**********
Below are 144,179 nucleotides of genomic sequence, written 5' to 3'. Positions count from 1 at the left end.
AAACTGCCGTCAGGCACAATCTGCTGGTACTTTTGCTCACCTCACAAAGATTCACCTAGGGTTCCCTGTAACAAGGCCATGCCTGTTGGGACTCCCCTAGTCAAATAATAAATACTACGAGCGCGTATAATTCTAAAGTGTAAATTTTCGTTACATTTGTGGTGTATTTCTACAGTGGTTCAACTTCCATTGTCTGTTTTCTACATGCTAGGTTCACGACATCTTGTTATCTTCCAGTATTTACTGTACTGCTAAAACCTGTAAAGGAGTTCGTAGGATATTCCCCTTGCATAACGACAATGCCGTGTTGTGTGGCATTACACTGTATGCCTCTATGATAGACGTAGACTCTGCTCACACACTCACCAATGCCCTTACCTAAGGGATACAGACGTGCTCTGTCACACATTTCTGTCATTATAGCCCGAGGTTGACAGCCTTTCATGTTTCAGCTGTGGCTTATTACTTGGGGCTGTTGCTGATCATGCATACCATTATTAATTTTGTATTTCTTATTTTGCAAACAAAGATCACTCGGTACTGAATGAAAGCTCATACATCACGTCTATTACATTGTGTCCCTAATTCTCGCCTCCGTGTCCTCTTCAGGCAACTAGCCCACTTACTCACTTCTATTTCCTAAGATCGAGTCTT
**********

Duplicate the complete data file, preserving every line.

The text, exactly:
Below are 144,179 nucleotides of genomic sequence, written 5' to 3'. Positions count from 1 at the left end.
AAACTGCCGTCAGGCACAATCTGCTGGTACTTTTGCTCACCTCACAAAGATTCACCTAGGGTTCCCTGTAACAAGGCCATGCCTGTTGGGACTCCCCTAGTCAAATAATAAATACTACGAGCGCGTATAATTCTAAAGTGTAAATTTTCGTTACATTTGTGGTGTATTTCTACAGTGGTTCAACTTCCATTGTCTGTTTTCTACATGCTAGGTTCACGACATCTTGTTATCTTCCAGTATTTACTGTACTGCTAAAACCTGTAAAGGAGTTCGTAGGATATTCCCCTTGCATAACGACAATGCCGTGTTGTGTGGCATTACACTGTATGCCTCTATGATAGACGTAGACTCTGCTCACACACTCACCAATGCCCTTACCTAAGGGATACAGACGTGCTCTGTCACACATTTCTGTCATTATAGCCCGAGGTTGACAGCCTTTCATGTTTCAGCTGTGGCTTATTACTTGGGGCTGTTGCTGATCATGCATACCATTATTAATTTTGTATTTCTTATTTTGCAAACAAAGATCACTCGGTACTGAATGAAAGCTCATACATCACGTCTATTACATTGTGTCCCTAATTCTCGCCTCCGTGTCCTCTTCAGGCAACTAGCCCACTTACTCACTTCTATTTCCTAAGATCGAGTCTT